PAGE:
PAC-12 football is finally here and that makes this a good time to take a look at the intriguing matchup of Washington State at Oregon State.
The game is scheduled to begin at 7:30pm on Saturday and will be televised by FS1.
What makes this game intriguing is the uncertainty of what to expect from Washington State’s new head coach Nick Rolovich plus some prior disputes between him and Oregon State coach Jonathan Smith.
Let’s take a look at how these teams match up in terms of returning producers and how the teams played last year.
Quarterbacks [small advantage OSU]
Both teams are starting over at quarterback.
Washington State will start Cammon Cooper. Although he has been in the WSU system for three years, he has yet to take a snap.
Nonetheless, he was a four-star recruit and received high praise last week when coach Rolovich commented, “I thought he was consistent, I thought he was in command and I thought he knew where to go with the ball. I thought he could have gotten the ball out quicker, but for the opportunities he was given he did well.”
Coach R isn’t at all shy about pulling his starting qb and giving meaningful playing time to backups so I expect to see talented freshman Jayden de Laura.
Oregon State has to replace its starting quarterback as well. Tristan Gebbia, meanwhile, has played. In his 60 snaps last year, Gebbia completed better than 63% of his passes with a better-than-average 1.6% interception rate (2.2% is about average). He also ran the football for more than four yards per carry.
Until Cooper proves otherwise, Oregon State appears to have a slight advantage at the quarterback position.
Receivers [big advantage WSU]
Even a good quarterback can look bad if he doesn’t have effective receivers and Washington State has plenty of those.
In my preseason study of all 130 teams, the Cougars ranked 32nd for returning effective playmakers at the receiving position while Oregon State ranked near 100.
The Cougars lost all three of their top receivers but they still have an astounding four receivers who combined for 229 receptions, 20 touchdowns, and at least 500 receiving yards each. Expect 5’8″ senior Renard Bell to lead the pack.
Of the Beavers’ top three receivers, only 5’5″, 141 pound Champ Flemmings returns so new faces will have to step up if Gebbia is going to have enough targets. Tyjon Lindsey will fill one spot and he’s looked good in Fall workouts and OSU will likely incorporate tight ends Teagan Quitoriano and Luke Musgrave more into the offense. Both have been effective in recent workouts
Washington State led the country in passing yardage last season while Rolovich’s prior team Hawai’i was fifth. Oregon State gave up over 400 yards to Hawai’i’s passing attack in 2019.
I think we can see where this is going.
Running backs [small advantage OSU]
Oregon State has the depth but Washington State has the star.
The Beavers lost Artavis Pierce but the next four leading ball carriers (which includes qb Gebbia) all return. Junior Jamar Jefferson posted over 2000 yards in his first two seasons with OSU and will get another 1000 this year if he stays healthy.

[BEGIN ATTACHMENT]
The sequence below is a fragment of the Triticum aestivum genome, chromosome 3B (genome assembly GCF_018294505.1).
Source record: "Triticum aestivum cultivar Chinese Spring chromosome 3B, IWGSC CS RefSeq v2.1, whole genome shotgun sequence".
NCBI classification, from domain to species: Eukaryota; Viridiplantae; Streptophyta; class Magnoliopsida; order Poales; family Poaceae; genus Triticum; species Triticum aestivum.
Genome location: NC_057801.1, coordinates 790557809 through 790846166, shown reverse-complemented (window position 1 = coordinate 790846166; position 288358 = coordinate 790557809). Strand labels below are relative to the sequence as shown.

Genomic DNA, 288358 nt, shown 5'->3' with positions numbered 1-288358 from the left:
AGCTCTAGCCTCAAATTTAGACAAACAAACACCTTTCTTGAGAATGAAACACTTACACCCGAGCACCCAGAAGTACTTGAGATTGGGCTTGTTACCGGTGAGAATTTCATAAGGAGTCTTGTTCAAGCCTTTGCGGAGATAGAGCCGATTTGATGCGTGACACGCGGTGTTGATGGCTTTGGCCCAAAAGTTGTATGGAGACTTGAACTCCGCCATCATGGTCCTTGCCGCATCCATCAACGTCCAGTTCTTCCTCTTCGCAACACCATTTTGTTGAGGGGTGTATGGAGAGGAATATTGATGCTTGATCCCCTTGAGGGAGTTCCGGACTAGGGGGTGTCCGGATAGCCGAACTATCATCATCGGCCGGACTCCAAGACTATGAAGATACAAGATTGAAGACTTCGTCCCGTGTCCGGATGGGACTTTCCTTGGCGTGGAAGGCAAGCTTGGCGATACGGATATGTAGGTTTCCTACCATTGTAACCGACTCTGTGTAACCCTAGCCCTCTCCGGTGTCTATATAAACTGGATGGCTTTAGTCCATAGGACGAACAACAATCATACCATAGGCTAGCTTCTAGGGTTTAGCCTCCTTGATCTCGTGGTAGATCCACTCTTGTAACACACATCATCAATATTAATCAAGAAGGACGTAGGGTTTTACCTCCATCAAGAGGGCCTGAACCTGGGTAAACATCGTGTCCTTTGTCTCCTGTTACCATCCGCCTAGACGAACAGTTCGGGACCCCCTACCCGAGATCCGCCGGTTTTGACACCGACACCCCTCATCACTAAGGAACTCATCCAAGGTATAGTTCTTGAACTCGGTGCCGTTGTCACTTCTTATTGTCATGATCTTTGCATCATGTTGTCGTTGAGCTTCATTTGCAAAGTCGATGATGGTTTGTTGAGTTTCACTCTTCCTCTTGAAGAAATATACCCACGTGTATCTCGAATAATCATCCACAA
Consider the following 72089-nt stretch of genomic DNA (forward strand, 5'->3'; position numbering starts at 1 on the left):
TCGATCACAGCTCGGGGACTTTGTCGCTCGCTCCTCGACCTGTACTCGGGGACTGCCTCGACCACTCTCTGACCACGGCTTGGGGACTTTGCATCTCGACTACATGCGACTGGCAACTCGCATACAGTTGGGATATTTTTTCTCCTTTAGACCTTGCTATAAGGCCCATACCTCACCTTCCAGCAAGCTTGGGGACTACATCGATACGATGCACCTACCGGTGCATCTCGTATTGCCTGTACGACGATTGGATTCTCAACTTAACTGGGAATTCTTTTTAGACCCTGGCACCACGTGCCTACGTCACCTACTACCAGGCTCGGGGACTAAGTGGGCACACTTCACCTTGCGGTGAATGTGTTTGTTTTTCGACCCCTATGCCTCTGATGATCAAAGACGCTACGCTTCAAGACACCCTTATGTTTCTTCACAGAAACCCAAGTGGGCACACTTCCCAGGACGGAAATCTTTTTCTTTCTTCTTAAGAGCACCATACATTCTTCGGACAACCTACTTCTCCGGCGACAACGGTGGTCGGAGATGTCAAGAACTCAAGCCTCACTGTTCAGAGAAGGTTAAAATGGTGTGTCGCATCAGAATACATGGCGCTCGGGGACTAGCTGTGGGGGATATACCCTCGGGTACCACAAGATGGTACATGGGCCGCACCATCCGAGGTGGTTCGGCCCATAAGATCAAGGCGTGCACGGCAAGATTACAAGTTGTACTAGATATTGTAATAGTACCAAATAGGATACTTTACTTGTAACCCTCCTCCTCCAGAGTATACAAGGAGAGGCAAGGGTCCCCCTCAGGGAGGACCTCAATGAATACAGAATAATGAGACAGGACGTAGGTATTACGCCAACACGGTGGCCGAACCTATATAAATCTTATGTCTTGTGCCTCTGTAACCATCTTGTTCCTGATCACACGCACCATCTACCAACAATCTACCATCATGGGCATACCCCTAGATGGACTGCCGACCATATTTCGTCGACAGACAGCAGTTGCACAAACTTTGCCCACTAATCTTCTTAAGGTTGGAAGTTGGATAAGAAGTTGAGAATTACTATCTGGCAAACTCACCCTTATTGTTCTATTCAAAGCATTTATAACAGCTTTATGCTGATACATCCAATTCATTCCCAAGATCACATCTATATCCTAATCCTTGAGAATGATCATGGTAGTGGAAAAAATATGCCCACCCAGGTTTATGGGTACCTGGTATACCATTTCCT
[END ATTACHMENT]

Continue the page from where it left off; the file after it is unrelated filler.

Washington State’s Max Borghi averaged better than six yards per carry in 2019 which tells us that when WSU needs to run, it will do it very well. The problem for Washington State is that the next best running back only contributed 111 yards.
Until WSU proves it has more depth and diversity, I see Oregon State having a slight edge.
Offensive line [big advantage WSU]
Oregon State returns only half as much returning effectiveness to its offensive line as does Washington State.
Not only does more line talent return to the Cougars, but it performed better than OSU’s line. The Cougars were 18% better in producing yards per play, 33% better in not yielding tackles for loss, and 45% better for not yielding sacks.
Defense [no advantage]
Both defenses gave up exactly the same yards per rush to opponents (4.34) but Washington State returns 86% of its effective tacklers while Oregon State only returns 69%.
OSU has a big advantage in bringing pressure. Last year, the Beavers were 24% better than WSU in getting stops in opponents’ backfields and in 2020, they return 27% more of that talent than WSU.
The secondaries look like a “push” right now.
Washington State fans hope that coach R is able to solve the Cougars terrible defensive issues that were so bad in 2019 that defensive coordinator Tracy Claeys resigned just one-third of the way through the season.
However, don’t expect miracles because under Rolovich, Hawai’i never had a season in which its defense held opponents under 31 points per game.
Since neither could keep the other under 50 points last year, then I don’t see a meaningful defensive advantage for either.
Oregon State and Washington State met last year in Corvallis in a game the Beavers won 54-53.
The Beavers also faced coach Rolovich in Hawai’i last September in another close game that Hawai’i won 31-28 by scoring the final 17 points. Ryan Meskell made a late-game field goal after missing four others.
Washington State has a clear advantage in the overall return of key performing players.
Still, Oregon State might equalize things with the effectiveness of its aggressive defense.
Rolovich and Washington State have some advantage in being the home team this season. Last year’s one point win by OSU had the Beavers at home, but this year, the game is on the road. The last time OSU played a Rolovich team on the road was at Hawai’i in that narrow loss.
In studying our system for predicting games, I think it is going to predict a Washington State win by about two touchdowns.
While there are plenty of unknowns coming into opening week, the one thing we can count on is that this game will be close and have tons of points.
After waiting so long for the PAC-12 to finally get playing, isn’t that just the kind of game we want?
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